Sunday, February 28, 2016

This Week in History 2/28-3/5


This Week in History
February 28:
  • James D. Watson and Frances H.C. Crick announce that they have determined the double-helix structure of DNA, the molecule containing human genes (1953)
  • WWI: After the French try to drive the Germans forces back into the Champagne region, they gain a few hundred yards - at the cost of 50,000 casualties (1915)
  • Arkansas legislature requires free blacks to choose exile or slavery (1859)
  • WW2: Hiding Place author Corrie Ten Boom, who was suffering from the flu, and her sister Betsy were arrested by the Gestapo for hiding Jews (1944)
  • Preacher David Wilkerson, after hearing a Word from God, tried to speak at a gang member's trial in New York City and was slapped in handcuffs and escorted out giving him an audience with the youth he would later help (1958)
  • John Wesley formally chartered Wesleyan Methodism (1784)
  • Ann Lee, the founder of the United Society of Believers in Christ’s Second Appearing, a Christian sect commonly known as the Shakers, is born in Manchester, England (1736)
  • The Scottish Covenant separating the church from the rule of the king was read in churches throughout Scotland which led to Civil War (1638)
  • Gulf War: United Nations troops move into Kuwait City and Saddam Hussein orders troops out of Kuwait; Iraqi soldiers ignite Kuwaiti oil fields during their retreat (1991)
  • In "Exodus of 1879" southern blacks flee political/economic exploitation (1879)
  • Territories of Nevada & Colorado created (1861)
  • JFK names Henry Kissinger special advisor (1961)
  • President Richard Nixon ends historic week-long visit to China as the first president to visit there (1972)
  • Republican Party formally organized at Ripon, Wisconsin (1854)
  • Final TV episode of M*A*S*H airs on CBS with a record 125 million watching in the US (1983)
  • Smokers must prove they are over 18 to purchase cigarettes in US (1997)
  • The brains of two rats successfully connected so that they share information (2013)
  • Roger Scott was tried in Massachusetts for sleeping in church (1646)
  • Indians attack Deerfield, Massachusetts, killing 40 and kidnapping 100 (1704)
  • Gun battle erupts near Waco, Texas at Branch Davidian compound after FBI attempts a raid (1993)
February 29:
  • Tituba, the female Indian servant of the Reverend Samuel Parris, and Sarah Goode were both arrested and accused of witchcraft in Salem Massachusetts (1692)
  • President Theodore Roosevelt, appoints 7-man Panama Canal Commission to proceed with completing a canal at the Isthmus (1904)
  • Death of Pope Hilary, 46th Bishop of Rome, who during his seven-year pontificate, he reaffirmed the earlier church councils where the major creeds of the Early Church were hammered out (468 AD)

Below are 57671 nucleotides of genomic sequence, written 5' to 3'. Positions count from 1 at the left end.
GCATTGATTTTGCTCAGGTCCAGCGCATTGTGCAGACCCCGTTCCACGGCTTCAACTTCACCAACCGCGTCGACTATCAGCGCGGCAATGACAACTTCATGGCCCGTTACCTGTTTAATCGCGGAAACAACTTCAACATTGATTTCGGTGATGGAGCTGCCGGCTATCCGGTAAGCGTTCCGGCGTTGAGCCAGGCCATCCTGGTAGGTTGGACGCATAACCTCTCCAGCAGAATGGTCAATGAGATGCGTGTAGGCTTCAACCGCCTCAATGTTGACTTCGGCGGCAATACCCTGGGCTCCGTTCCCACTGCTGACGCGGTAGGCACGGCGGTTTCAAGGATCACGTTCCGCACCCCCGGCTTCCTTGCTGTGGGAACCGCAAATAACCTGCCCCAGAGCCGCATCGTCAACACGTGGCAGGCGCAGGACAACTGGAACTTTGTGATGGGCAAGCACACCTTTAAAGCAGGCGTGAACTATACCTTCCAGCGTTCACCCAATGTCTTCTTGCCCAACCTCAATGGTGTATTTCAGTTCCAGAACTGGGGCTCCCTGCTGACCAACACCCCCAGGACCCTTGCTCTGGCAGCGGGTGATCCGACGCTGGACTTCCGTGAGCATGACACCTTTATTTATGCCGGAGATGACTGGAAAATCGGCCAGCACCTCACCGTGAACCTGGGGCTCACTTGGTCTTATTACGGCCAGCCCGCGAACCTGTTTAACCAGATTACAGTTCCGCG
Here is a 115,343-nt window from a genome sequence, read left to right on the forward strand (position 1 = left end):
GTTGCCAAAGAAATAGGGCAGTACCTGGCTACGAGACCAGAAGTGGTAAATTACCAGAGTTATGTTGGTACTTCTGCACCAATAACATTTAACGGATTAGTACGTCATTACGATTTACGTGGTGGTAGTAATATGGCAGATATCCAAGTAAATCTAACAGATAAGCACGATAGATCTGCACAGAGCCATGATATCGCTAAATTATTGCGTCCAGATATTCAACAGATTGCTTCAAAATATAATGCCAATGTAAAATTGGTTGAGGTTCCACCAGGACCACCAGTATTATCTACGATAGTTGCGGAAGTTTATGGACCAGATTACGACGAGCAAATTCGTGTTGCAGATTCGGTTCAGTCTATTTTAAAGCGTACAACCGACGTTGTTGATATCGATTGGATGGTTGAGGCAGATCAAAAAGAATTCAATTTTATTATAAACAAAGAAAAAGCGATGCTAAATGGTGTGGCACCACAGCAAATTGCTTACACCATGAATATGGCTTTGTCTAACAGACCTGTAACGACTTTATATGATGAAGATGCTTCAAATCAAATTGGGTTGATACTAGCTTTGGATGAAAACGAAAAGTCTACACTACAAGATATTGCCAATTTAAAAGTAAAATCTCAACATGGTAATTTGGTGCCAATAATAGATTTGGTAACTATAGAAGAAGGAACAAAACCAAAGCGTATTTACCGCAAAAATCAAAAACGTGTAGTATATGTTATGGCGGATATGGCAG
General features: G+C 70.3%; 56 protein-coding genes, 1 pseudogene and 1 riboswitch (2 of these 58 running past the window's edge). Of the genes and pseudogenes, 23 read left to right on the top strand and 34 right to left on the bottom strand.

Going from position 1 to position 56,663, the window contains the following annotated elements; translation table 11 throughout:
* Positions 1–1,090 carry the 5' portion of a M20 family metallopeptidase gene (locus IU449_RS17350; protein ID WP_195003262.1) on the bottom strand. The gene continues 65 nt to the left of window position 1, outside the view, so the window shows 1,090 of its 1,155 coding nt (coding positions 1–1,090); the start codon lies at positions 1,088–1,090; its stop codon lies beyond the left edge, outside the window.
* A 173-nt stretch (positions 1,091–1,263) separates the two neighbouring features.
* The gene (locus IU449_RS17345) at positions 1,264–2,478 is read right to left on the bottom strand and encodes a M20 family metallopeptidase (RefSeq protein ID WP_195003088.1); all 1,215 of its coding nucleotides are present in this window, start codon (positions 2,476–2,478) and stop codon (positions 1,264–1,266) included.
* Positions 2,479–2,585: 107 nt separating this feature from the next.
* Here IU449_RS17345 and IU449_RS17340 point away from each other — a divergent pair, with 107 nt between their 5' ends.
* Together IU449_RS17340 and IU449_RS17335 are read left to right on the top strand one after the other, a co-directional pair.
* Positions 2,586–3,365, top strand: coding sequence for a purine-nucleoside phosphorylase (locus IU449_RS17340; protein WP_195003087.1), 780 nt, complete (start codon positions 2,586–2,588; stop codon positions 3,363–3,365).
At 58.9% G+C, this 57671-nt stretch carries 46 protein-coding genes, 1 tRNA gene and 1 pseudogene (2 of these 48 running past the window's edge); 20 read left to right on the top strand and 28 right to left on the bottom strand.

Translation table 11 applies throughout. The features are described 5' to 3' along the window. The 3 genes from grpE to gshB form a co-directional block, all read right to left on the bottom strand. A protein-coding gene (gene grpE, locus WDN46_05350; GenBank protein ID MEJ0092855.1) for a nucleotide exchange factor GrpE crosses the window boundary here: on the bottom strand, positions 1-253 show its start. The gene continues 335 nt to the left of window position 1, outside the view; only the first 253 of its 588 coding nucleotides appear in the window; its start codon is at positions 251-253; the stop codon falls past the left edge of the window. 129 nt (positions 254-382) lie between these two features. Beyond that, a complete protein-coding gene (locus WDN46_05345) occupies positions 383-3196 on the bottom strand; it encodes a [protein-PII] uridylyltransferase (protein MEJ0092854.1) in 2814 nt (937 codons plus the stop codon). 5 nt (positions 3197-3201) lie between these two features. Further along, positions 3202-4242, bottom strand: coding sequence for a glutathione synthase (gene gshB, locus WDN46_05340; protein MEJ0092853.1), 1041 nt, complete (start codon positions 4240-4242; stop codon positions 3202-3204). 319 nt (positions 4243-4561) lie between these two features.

• Hattie McDaniel becomes first black woman to win an Oscar for Gone with the Wind (1940)
  • Martyrdom of Scottish reformer Patrick Hamilton (1528)
  • Jay's Treaty proclaimed, settles some differences with England (1796)
  • Columbus uses a lunar eclipse to frighten hostile Jamaican Indians (1504)
March 1:
  • Hudson Taylor, founder of China Inland Mission, arrived in Shanghai, China (1854)
  • Continental Congress adopts Articles of Confederation (1781)
  • Congress passes Civil Rights Act; invalidated by Supreme Court 1883 (1875)
  • First US census authorized (1790)
  • Henri Becquerel discovers radioactivity (1896)
  • 118 die when three passenger trains buried at Steven's Pass in Cascade Range by the worst snow slide in US history (1910)
  • U.S. Army Captain Albert Berry performs first attached-type parachute jump from an airplane (1912)
  • Scottish reformation preacher George Wishart, who  preached in in churches and when those doors were closed fields calling all men to repentance, was martyred by being burned at the stake in England (1546)
  • 20 month old Charles Lindbergh Jr, kidnapped; found dead May 12 (1932)
  • Fidelia Fiske sailed for Persia becoming the first single woman missionary there (1843)
  • The Salem Witch Trials in the Massachusetts colony officially began with the conviction of Reverend Samuel Parris' West Indian slave, Tituba, for witchcraft (1692)
  • Isabella Goodwin, first US woman detective, appointed in NYC (1912)
  • The first issue of The Evening Light and Church of God Evangel was published in Cleveland, Tennessee (1910)
  • US federal income tax takes effect (1913)
  • Watergate grand jury indicts 7 presidential aides (1974)
  • President Kennedy establishes the Peace Corp (1961)
  • Pennsylvania becomes 1st US state to abolish slavery - for newborns only (1780)
  • Ohio becomes 17th state (1803)